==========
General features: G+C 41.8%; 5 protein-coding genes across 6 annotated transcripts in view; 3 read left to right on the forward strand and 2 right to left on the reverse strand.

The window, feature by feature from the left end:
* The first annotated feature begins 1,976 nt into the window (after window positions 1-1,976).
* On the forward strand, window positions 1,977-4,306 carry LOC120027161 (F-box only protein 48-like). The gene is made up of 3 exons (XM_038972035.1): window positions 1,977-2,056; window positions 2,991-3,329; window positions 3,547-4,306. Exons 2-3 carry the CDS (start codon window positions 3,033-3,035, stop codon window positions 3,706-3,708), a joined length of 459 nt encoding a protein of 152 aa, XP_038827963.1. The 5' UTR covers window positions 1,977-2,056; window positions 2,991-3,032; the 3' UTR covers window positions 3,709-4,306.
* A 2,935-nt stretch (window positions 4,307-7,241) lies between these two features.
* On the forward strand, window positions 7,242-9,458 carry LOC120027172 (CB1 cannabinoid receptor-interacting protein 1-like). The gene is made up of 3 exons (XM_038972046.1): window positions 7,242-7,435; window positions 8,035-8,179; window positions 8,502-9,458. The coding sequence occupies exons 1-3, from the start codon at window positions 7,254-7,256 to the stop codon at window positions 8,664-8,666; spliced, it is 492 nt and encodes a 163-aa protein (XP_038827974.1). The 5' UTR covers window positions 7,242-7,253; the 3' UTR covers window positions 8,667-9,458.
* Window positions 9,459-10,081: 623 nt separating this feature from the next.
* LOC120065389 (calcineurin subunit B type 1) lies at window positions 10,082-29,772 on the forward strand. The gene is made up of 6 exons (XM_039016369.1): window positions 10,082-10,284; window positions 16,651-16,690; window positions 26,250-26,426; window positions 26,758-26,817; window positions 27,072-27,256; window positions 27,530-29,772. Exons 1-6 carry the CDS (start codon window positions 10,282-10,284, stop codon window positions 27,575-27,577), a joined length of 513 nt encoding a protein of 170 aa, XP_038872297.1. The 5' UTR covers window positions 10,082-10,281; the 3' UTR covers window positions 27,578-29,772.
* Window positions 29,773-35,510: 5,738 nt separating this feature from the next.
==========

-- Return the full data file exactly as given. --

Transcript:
General features: G+C 41.8%; 5 protein-coding genes across 6 annotated transcripts in view; 3 read left to right on the forward strand and 2 right to left on the reverse strand.

The window, feature by feature from the left end:
* The first annotated feature begins 1,976 nt into the window (after window positions 1-1,976).
* On the forward strand, window positions 1,977-4,306 carry LOC120027161 (F-box only protein 48-like). The gene is made up of 3 exons (XM_038972035.1): window positions 1,977-2,056; window positions 2,991-3,329; window positions 3,547-4,306. Exons 2-3 carry the CDS (start codon window positions 3,033-3,035, stop codon window positions 3,706-3,708), a joined length of 459 nt encoding a protein of 152 aa, XP_038827963.1. The 5' UTR covers window positions 1,977-2,056; window positions 2,991-3,032; the 3' UTR covers window positions 3,709-4,306.
* A 2,935-nt stretch (window positions 4,307-7,241) lies between these two features.
* On the forward strand, window positions 7,242-9,458 carry LOC120027172 (CB1 cannabinoid receptor-interacting protein 1-like). The gene is made up of 3 exons (XM_038972046.1): window positions 7,242-7,435; window positions 8,035-8,179; window positions 8,502-9,458. The coding sequence occupies exons 1-3, from the start codon at window positions 7,254-7,256 to the stop codon at window positions 8,664-8,666; spliced, it is 492 nt and encodes a 163-aa protein (XP_038827974.1). The 5' UTR covers window positions 7,242-7,253; the 3' UTR covers window positions 8,667-9,458.
* Window positions 9,459-10,081: 623 nt separating this feature from the next.
* LOC120065389 (calcineurin subunit B type 1) lies at window positions 10,082-29,772 on the forward strand. The gene is made up of 6 exons (XM_039016369.1): window positions 10,082-10,284; window positions 16,651-16,690; window positions 26,250-26,426; window positions 26,758-26,817; window positions 27,072-27,256; window positions 27,530-29,772. Exons 1-6 carry the CDS (start codon window positions 10,282-10,284, stop codon window positions 27,575-27,577), a joined length of 513 nt encoding a protein of 170 aa, XP_038872297.1. The 5' UTR covers window positions 10,082-10,281; the 3' UTR covers window positions 27,578-29,772.
* Window positions 29,773-35,510: 5,738 nt separating this feature from the next.